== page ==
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Wednesday, 24 April 2019 03:44 am

Brooklyn’s issues aired with newly elected councillors

Oct 28th, 2013 | By | Category: Front Page Layout, Latest News, News, Uncategorized

politicsIPGET MORE colourful and listen more, Brooklyn people told new councillors at their latest meeting.

Brooklyn’s elected councillors have begun to build relationships by listening to residents  airing local issues.

Brooklyn Residents Association’s monthly meeting last week was attended by Lambton and Southern Ward councillors.

The new Lambton ward representatives were Mark Peck and Nicola Young, and David Lee and the re-elected Paul Eagle from the Southern ward attended Wednesday’s meeting.

Village planning to better communicate ideas between residents and council was top of the agenda.

At the Brooklyn Showcase last month resident’s opened a community suggestion box with post it-notes of ideas to be stuck onto an idea tree.

A member of the association, Keith Flint, says Brooklyn needs to be better looked after.

“Brooklyn is a community that seems to be growing all the time, we need to get more done and get more action from the council, we deserve it,” he says.

Wellington City Council’s use of colour was described as scruffy by one resident, who said battleship colours of black, grey and khaki were used on the city buildings and in flower beds.

The lack of communication with the last council was another issue mentioned in Wednesday’s meeting.

Residents say they’ve been ignored by the previous council but are hoping to build a better relationship with its new members.

Nicola Young, who attended the meeting to gather feedback from the community, left with a to-do list for her fellow councillors.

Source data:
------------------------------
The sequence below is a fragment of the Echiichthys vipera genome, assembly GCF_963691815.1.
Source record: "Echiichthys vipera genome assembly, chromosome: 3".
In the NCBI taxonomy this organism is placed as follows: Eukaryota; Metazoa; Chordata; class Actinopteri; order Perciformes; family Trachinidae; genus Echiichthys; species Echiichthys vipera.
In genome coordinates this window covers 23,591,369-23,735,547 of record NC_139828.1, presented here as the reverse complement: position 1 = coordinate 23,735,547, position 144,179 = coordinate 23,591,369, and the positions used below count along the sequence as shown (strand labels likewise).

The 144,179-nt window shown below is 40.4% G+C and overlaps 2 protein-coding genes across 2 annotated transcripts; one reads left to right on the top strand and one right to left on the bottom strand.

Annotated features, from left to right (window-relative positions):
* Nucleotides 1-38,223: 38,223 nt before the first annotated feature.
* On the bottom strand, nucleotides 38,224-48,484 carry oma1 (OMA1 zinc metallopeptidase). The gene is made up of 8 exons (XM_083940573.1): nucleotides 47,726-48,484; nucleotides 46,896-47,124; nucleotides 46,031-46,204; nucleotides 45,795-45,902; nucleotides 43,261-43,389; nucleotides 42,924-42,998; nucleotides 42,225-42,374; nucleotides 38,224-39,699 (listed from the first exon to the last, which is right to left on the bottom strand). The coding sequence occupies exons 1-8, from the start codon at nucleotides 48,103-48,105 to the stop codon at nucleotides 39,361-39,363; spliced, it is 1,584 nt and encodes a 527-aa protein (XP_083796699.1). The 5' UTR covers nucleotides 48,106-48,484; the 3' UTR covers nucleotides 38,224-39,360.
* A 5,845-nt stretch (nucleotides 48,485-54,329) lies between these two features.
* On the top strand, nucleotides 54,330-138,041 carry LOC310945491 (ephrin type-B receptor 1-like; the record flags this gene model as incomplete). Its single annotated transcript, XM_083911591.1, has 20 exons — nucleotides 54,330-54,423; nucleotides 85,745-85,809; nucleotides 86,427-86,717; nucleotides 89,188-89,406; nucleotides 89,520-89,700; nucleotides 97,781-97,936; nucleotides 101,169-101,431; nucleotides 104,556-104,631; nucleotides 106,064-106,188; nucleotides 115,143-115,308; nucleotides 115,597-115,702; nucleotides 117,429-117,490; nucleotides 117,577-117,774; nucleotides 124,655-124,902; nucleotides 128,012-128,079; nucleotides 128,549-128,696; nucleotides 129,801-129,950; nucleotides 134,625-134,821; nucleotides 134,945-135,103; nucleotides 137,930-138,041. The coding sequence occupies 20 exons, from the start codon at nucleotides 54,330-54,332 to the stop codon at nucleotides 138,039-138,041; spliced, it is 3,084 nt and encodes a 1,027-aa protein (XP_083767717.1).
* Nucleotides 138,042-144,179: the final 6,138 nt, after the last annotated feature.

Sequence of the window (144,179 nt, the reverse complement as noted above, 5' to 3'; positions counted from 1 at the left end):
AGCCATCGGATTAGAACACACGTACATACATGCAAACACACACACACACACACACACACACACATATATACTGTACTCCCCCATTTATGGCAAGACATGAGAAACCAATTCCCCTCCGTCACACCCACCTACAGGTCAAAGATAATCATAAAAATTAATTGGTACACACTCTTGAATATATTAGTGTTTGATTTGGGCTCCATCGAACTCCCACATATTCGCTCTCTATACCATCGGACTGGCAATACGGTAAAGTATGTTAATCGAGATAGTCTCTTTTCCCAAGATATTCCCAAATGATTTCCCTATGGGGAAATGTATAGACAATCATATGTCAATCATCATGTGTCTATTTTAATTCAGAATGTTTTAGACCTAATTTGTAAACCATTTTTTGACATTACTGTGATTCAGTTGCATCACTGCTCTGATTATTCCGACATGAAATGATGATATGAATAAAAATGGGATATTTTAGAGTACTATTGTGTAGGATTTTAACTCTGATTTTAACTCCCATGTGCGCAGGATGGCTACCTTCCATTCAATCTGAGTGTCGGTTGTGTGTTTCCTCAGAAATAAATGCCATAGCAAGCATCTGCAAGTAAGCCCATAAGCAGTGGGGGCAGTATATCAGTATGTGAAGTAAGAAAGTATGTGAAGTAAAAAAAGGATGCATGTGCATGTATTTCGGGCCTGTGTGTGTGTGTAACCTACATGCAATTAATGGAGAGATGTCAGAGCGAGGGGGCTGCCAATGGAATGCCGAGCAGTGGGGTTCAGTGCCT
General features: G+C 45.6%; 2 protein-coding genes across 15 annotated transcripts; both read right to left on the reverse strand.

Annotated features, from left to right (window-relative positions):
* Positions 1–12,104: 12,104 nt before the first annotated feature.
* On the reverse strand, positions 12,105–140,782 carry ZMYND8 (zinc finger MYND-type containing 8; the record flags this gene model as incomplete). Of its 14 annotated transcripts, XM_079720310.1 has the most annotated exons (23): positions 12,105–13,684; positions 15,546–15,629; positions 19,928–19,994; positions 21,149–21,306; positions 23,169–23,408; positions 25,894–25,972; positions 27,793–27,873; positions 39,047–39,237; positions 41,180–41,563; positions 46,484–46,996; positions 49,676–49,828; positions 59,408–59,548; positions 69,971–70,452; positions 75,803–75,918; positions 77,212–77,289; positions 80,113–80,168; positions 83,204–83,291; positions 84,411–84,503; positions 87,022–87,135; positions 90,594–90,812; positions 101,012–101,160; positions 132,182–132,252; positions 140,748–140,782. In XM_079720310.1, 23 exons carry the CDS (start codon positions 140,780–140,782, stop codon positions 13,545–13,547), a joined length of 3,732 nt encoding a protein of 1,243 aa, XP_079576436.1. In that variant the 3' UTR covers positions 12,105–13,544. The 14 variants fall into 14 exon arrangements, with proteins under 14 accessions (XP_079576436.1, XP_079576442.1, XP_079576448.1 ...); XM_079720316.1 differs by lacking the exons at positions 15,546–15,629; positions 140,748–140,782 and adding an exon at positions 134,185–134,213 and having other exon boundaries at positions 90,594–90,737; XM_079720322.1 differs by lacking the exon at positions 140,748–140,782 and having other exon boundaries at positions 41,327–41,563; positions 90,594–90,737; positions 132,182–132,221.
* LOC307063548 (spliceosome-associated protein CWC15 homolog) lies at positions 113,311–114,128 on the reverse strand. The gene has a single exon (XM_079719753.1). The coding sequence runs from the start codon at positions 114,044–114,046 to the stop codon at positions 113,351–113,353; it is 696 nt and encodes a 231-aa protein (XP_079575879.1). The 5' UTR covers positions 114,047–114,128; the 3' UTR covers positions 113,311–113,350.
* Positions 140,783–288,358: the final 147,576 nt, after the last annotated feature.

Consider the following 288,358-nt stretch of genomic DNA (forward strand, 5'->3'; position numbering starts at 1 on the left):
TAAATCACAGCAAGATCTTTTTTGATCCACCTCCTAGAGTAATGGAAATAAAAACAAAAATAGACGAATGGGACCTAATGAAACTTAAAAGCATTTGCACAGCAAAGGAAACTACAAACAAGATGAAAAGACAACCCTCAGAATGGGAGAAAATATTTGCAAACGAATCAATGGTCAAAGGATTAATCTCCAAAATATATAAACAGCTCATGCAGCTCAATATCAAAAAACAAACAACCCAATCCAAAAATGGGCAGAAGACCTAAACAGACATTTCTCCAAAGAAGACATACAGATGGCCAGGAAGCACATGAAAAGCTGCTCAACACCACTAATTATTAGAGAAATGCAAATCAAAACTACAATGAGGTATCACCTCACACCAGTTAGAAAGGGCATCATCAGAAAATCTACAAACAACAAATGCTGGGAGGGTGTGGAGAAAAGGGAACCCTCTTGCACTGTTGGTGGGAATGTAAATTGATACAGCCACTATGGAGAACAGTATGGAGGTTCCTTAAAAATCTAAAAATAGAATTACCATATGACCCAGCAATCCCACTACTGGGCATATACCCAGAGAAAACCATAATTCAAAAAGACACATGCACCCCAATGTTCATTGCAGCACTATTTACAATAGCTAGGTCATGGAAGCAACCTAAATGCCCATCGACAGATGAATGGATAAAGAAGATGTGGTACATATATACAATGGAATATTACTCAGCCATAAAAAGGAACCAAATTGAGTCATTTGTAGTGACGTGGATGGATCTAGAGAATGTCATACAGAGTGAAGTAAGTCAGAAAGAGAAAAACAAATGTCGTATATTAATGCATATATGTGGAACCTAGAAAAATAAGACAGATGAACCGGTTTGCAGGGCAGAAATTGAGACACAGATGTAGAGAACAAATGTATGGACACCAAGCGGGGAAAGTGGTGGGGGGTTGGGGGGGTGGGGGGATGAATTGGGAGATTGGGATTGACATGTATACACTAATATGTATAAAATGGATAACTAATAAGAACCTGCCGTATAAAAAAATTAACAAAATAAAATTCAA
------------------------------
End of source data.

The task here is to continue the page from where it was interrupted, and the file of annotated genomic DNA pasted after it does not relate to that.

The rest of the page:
“I am aiming to work very hard on your behalf,” she said.

Chairman of the association, Simon Mclellan, says the willingness of councillors to attend their meetings is a good start.

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is a student journalist studying at Whitireia in Welington. She is keen on keeping up with the news and writing stories that will have impact in the community. She is currently reporting stories within the Brooklyn area. She is interested in using multi-media in the news room.
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  1. Brooklyn has celebrated its centenary yet the WCC virtually ignores its existence unless to obtain rates and other imposts to improve its coffers for use in other suburbs. The Local Government Commission altered the boundary between the Lambton and Southern Wards in 2006 without any consultation whatsoever, despite it being one of the oldest suburbs in Wellington. Careys Gully is the only current refuse tip in the city requiring virtually all traffic, including heavy demolition vehicles to pass through its main intersection, which causes continuous vibrations to its underground infrastructure. The lack of recognition of this serious problem has the potential to arouse a rates revolt in the surrounding community should this neglect continue. Time will tell whether the new councilors will have any better success than their predecessors and we wish them well in their efforts.

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